Zodiacal light, Saturn and the Moon in Fall Skies

Saturn, the Moon, and Zodiacal Light visible this week make for some spectacular fall sights in our fall skies over Maine. Here is your guide to the sky for October 23-29, 2017

Sun and Moon

Days are shortening and in just under two weeks we will “Fall Back” to standard time.  Currently the Sun rises at 7:05 am and sets at 5:32 pm this week. First Quarter Moon takes place on Friday at 6:22pm so the early week has nice views of a waxing crescent Moon right after sunset.  Look for a beautiful pairing of the crescent Moon with Saturn on Tuesday evening when they appear 3 degrees apart in the early evening sky.

Three visible planets, two hidden in the Sun’s Glare

Jupiter and Mercury are lost in the glare of the Sun this week, with Jupiter in Conjunction on Thursday. Saturn is our only evening planet being visible from sunset until 8:15pm in the southwestern sky.  Venus and Mars are in our morning sky with Mars rising at 4:26 am and Venus at 5:20 am.

Zodiacal Light in Morning Skies

The zodiacal light has two seasons, dusk in spring and dawn in fall. To see it you need a dark eastern sky at this time of year.  Go outside about two hours before sunrise facing east and you will notice a big cone of diffuse light, broad at the base and tapering along its length. The soft, glowing nature of the zodiacal light resembles that of the Milky Way Galaxy we view from our vantage point here on Earth. Our galaxy’s appearance results from the combined light of billions of distant stars, but the zodiacal light originates from sunlight scattered off  tiny, dust-mote sized comet grains and bits of asteroid debris in our solar system. The dust nearest the Sun is lit brightest and the farther up and away you look from the Sun, the less intense the scattered light and the fainter the cone becomes. This faint light requires dark skies but is beautiful to witness.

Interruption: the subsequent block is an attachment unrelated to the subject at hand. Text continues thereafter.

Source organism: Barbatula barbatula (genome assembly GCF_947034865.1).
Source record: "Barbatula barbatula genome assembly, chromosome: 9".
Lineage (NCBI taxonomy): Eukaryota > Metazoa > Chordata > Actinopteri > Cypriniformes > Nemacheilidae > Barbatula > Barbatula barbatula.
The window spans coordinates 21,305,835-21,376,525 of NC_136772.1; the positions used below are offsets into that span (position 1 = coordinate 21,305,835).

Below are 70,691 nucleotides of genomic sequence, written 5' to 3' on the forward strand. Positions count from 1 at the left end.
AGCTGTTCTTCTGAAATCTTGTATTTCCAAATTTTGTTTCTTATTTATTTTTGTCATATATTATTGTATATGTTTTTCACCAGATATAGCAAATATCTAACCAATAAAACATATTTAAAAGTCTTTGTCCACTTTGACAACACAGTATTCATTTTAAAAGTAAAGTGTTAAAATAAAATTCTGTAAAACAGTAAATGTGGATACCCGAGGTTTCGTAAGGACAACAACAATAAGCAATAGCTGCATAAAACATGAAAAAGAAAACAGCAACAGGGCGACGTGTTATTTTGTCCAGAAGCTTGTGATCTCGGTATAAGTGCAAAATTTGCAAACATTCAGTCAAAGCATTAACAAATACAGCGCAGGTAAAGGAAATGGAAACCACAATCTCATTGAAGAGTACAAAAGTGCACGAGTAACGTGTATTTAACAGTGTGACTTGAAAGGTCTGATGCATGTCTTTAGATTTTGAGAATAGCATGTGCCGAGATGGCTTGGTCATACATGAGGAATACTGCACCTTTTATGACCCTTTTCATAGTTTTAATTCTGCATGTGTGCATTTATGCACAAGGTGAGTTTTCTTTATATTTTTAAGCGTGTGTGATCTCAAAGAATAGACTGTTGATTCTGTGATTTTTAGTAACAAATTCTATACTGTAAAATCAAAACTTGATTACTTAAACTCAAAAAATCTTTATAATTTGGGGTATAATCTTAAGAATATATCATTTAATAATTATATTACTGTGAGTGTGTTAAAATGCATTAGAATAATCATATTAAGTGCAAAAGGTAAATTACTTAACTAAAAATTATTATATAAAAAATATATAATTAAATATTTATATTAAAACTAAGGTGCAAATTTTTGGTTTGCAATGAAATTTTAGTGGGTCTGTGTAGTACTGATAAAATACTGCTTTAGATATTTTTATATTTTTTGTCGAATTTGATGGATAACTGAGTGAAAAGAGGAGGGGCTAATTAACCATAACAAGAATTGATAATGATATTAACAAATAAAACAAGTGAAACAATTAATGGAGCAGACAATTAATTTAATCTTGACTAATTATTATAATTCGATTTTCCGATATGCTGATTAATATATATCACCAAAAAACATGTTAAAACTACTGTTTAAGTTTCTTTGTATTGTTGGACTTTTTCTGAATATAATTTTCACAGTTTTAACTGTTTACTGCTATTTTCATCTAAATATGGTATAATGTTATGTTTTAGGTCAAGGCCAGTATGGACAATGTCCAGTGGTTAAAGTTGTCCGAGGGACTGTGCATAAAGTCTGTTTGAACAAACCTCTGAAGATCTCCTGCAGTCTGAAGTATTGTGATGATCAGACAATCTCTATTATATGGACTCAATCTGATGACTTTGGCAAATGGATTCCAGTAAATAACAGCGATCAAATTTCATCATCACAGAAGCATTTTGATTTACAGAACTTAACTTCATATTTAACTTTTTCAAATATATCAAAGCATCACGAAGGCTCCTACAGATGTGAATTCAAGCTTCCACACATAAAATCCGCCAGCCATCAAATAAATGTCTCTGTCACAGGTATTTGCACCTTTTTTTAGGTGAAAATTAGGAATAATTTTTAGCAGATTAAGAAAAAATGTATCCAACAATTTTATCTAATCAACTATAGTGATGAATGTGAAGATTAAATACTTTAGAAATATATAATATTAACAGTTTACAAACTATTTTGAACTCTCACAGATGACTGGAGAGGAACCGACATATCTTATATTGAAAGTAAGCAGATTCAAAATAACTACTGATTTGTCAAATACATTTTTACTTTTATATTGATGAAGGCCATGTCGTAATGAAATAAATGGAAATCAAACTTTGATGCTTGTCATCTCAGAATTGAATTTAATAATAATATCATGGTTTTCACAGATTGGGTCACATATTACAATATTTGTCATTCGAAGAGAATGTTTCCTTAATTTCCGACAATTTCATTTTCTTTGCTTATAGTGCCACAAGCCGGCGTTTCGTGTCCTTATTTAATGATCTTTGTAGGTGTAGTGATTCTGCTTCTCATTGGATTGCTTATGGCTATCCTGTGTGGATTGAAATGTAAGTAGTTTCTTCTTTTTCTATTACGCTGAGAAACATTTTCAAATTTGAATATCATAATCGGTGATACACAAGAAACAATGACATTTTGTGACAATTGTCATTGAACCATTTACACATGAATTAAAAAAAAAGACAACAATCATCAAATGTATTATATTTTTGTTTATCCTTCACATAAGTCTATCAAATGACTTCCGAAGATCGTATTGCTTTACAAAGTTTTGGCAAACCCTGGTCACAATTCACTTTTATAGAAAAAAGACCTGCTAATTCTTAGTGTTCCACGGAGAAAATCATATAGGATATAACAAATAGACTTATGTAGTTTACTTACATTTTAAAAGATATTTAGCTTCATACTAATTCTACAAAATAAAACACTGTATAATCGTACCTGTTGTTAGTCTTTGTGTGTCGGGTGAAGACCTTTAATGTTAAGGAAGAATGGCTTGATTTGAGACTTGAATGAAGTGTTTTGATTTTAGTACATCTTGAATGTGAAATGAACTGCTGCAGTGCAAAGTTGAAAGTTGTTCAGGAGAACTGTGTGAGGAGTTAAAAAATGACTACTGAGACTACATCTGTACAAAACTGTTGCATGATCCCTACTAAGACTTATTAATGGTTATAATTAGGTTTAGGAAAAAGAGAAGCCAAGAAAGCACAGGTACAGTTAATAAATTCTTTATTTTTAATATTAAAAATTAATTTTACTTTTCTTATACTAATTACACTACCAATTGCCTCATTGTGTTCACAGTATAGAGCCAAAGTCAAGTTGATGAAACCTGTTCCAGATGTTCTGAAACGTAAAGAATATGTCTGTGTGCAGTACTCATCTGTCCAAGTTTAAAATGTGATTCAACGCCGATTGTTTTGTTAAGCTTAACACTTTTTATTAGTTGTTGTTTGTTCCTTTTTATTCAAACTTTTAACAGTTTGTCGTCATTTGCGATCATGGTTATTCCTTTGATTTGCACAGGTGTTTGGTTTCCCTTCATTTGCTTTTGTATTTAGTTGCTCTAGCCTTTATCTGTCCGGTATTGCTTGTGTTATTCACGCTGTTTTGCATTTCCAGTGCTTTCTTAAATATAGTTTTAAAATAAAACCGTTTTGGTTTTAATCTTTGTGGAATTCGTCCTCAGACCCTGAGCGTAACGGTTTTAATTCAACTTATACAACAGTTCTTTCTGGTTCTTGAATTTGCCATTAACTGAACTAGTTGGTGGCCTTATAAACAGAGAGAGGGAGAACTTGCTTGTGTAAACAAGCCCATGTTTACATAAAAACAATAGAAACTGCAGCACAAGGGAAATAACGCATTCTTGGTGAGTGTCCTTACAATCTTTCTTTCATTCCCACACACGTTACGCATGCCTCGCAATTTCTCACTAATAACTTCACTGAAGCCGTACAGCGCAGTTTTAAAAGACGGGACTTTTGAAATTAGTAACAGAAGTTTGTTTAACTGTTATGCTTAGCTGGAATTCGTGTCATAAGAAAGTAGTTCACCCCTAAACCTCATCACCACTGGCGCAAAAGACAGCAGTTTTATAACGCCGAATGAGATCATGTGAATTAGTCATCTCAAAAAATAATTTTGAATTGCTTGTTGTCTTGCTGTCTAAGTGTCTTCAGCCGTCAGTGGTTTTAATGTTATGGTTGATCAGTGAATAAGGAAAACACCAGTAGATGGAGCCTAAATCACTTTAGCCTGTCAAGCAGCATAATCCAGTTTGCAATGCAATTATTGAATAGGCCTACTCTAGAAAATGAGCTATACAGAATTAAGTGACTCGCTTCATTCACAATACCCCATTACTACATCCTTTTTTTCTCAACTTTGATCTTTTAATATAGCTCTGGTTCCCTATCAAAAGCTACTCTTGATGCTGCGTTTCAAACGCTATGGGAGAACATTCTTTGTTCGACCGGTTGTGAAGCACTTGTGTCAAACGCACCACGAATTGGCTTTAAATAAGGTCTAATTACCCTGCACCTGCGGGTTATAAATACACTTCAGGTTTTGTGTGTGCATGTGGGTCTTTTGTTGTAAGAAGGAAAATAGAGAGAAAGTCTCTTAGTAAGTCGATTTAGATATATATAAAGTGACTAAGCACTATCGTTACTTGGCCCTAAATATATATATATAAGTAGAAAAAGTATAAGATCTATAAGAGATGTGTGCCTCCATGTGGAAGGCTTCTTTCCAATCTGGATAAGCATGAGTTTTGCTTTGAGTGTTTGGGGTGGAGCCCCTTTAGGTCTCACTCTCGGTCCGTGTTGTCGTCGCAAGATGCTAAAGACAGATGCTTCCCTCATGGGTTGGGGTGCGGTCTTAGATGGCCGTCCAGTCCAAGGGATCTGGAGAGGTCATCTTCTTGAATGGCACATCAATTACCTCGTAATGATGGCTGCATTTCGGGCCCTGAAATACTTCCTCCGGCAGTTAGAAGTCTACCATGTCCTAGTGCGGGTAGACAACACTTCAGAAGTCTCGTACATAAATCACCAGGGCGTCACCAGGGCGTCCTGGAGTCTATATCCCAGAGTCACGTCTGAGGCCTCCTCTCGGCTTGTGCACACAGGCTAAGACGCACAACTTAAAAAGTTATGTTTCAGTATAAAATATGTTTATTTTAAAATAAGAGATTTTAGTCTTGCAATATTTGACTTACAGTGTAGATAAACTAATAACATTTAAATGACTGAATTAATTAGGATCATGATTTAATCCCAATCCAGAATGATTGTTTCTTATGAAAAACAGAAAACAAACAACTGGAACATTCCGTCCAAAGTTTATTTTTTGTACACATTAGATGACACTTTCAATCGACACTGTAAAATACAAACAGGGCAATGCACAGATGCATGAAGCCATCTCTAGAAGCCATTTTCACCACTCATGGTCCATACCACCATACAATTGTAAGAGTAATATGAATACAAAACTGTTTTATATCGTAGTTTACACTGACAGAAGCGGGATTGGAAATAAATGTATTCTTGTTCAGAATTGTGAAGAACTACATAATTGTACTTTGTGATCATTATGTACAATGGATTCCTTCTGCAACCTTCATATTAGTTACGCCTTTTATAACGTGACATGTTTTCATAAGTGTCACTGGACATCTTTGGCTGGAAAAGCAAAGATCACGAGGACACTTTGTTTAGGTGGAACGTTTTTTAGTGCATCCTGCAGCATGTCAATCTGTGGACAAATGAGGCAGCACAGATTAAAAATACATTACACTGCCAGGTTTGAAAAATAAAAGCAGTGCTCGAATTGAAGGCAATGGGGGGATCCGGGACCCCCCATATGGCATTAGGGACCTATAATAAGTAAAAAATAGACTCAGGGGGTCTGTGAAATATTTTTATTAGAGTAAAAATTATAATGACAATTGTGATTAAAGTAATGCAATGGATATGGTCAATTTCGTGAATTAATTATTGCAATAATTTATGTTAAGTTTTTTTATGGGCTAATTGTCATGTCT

October 26 at 7:30pm – Courtesy of Heavens-Above.com

One simple way to find the “W” shaped constellation of Cassiopeia is to follow the pointer stars of the Big Dipper to the North Star “Polaris” and then continue past that star an equal distance and you will spot the Queen on her throne.  Cassiopeia was considered to be the Queen of ancient Ethiopia and mother to Andromeda the princess.  She often bragged of her beauty and once went so far as to claim she was more beautiful than the sea nymphs which angered Poseidon.   Perseus looks like a “Christmas Tree” shaped group of stars just below the feet of Andromeda and to the side of Cassiopeia.  Known for his bravery, he went on a quest to slay the evil witch Medusa who had snakes for hair and eyes that could turn mortals to stone.  Perseus used his shield to see her reflection and was able to complete his quest.  One can see him holding the head of Medusa which has an eye called Algol.  This star varies in brightness over time and has been called the “demon star” in the past.

Check out the morning zodiacal light before dawn, see Saturn and the Moon in the early evening skies, and find Perseus and Cassiopeia in the autumn evening.  As always keep your eye on the sky!



Shawn Laatsch

About Shawn Laatsch

Shawn Laatsch is the director of the Emera Astronomy Center and Jordan Planetarium at the University of Maine. He started his astronomy education career in 1984 and has directed planetariums in university and science center facilities, taught undergraduate astronomy courses, and given numerous lectures around the globe. He serves as President (2017 & 2018) of the International Planetarium Society, Inc. the world’s largest organization of planetarium professionals. Shawn has a passion for sharing astronomy and stargazing with people of all ages.